Reflections on Serving in the Attorney of the Day Program

Reflections on Serving in the Attorney of the Day Program
Oona Cahill, ’23, Vanessa Young Viniegra, ’23, and Kate Healy, ’23 outside San Francisco Immigration Court.

Students Oona Cahill, ‘23, Kate Healy, ‘23, and Vanessa Young Viniegra, ‘23, served as volunteer attorneys for the Pro Bono Attorney of the Day program in San Francisco Immigration Court, coordinated by The Bar Association of San Francisco, Justice & Diversity Center. The program allows volunteer attorneys to assist unrepresented individuals and families at their preliminary hearings (known as Master Calendar Hearings). Specifically, students worked with individuals and families on the “dedicated docket,” an expedited deportation process impacting thousands of recently arrived families who are seeking asylum. Because of the fast pace of the dedicated docket, many families and individuals have difficulty finding an attorney to assist them in their asylum case. While serving as the pro bono “Attorneys of the Day,” students conducted legal intakes for individuals and families to learn about their case and advise on how to advocate for additional time to locate an attorney. Students also advised the families about their rights and responsibilities in the immigration court process. Finally, students had the opportunity to represent them at their hearing before the Immigration Judge.

Reflections on Serving in the Attorney of the Day Program 1

Oona Cahill, ’23:

I definitely felt surprised by some of the issues that came up while serving as Attorney of the Day and want to prepare for how to respond to similar situations if they arise  in the future. I learned, for example, the importance of knowing when to interject during a hearing, and when to allow the client to respond to the judge.

Another aspect of our work today I want to reflect on more is how to grow as a student attorney while working under attorney supervision. I felt so grateful to have my supervisors there,  especially during the first post-hearing conversations with the individuals we represented, when I wasn’t always completely sure how to answer individual’s questions about their immigration cases. I’m definitely grateful to have the chance to experience situations like this that catch me off guard when I have the opportunity to check in with a supervisor who’s sitting right next to me. More importantly, having my supervisors’ guidance has allowed me to reflect on how I can approach these moments of uncertainty as I grow as a lawyer.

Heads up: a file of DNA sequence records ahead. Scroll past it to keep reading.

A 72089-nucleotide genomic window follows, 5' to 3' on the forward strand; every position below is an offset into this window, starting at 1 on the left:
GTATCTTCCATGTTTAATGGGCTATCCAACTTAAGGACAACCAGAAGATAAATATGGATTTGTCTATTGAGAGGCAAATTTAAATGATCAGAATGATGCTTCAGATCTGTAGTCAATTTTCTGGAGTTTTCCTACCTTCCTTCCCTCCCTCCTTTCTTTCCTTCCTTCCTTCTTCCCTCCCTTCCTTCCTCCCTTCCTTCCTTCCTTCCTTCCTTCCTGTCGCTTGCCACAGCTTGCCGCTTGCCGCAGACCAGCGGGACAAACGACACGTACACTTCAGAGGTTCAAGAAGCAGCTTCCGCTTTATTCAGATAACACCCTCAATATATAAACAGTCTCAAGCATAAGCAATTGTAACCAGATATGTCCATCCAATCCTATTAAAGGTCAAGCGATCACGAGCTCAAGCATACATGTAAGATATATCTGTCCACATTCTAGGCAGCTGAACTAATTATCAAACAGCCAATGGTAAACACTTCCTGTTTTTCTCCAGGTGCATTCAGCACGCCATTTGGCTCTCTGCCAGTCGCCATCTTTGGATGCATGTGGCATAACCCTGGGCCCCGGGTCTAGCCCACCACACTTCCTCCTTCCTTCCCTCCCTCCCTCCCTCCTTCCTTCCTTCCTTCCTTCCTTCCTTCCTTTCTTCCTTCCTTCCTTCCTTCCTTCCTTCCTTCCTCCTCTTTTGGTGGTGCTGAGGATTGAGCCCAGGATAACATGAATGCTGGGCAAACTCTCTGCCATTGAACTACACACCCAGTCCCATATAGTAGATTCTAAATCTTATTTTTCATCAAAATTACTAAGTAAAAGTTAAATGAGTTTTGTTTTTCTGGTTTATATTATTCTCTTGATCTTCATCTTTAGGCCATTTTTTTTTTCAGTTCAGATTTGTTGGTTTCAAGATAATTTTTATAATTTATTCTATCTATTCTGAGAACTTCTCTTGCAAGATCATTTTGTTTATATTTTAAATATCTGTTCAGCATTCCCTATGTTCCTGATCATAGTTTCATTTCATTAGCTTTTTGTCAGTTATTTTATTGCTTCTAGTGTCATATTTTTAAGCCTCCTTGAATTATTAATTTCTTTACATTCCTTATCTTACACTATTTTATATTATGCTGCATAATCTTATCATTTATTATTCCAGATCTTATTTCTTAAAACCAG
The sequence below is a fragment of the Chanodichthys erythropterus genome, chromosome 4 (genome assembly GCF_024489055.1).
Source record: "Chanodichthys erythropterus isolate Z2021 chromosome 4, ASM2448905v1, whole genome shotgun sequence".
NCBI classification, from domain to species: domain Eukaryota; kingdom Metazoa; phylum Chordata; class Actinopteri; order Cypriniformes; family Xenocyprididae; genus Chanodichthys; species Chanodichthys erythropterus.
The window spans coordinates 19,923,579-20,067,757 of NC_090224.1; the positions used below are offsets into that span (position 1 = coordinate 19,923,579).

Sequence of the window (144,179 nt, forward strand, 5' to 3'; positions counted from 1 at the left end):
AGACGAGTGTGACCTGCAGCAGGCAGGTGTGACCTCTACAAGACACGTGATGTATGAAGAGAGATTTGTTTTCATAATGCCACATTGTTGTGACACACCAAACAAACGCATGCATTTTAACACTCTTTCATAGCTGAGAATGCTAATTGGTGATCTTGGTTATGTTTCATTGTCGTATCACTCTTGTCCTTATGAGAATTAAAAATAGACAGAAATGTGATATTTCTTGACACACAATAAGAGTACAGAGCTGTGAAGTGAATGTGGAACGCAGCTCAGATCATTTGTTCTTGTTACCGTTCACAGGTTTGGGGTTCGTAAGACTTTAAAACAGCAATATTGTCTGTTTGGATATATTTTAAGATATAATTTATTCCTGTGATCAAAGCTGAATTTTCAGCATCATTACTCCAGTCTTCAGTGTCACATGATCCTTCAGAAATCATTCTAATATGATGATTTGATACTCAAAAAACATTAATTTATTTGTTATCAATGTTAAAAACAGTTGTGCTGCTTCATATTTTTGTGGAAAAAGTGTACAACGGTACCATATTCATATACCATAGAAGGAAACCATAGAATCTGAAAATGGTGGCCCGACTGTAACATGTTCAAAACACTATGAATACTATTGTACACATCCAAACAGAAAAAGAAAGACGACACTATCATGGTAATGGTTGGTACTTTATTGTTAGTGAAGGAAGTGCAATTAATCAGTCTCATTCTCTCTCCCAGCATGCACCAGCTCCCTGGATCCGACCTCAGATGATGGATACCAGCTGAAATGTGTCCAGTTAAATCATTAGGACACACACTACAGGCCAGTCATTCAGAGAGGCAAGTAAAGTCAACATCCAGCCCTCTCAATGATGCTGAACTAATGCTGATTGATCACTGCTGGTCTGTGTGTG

Vanessa Young Viniegra, ’23:

There were many surprises while serving as an Attorney of the Day. Despite my fluency in Spanish, I was first surprised by my sudden inability to speak in Spanish (my worst nightmare!) when my supervisor, Lisa, asked if I wanted to address everyone in the waiting room at the outset. But I think I redeemed myself once I met with people individually and surprised myself when I started taking charge and breaking down information. I was also surprised by feeling like I had the power to help the individuals I spoke with feel less stressed and more focused, simply by telling them to keep their spirits up and repeating next steps at the end of our conversation.

I think the individuals generally responded as well as I could have expected to our approach. All the individuals my clinic partner and I helped seemed focused on wanting to know what was going to happen pre-hearing, and interested in what to do next after the hearing.  I found that repeating information and forcing myself to slow down was really helpful. Still, it was difficult to observe how stressed and alone many of the individuals we spoke with seemed. I’m grateful to have has the opportunity to help them and represent them at their hearing.

Reflections on Serving in the Attorney of the Day Program 3
Students Vanessa Young Viniegra, ’23, Kate Healy, ’23, and Oona Cahill, ’23 with their supervisor Lisa Wiessman Ward on their way to San Francisco Immigration Court.

Kate Healy, ’23:

Today was my first time sitting at counsel’s table. Not only that, it was my first time identifying myself as counsel in court. It was a hugely exciting and nerve-wracking experience.

It was also my first time conducting Attorney of the Day duties in Spanish. I was nervous and flustered at first, but my confidence increased over time. During the course of the day, with my clinic partner’s support, I came to realize that, despite my nerves, it is better to speak with confidence than to constantly apologize for myself. As a young female attorney, I look forward to continuing to build my confidence as  part of my professional identity.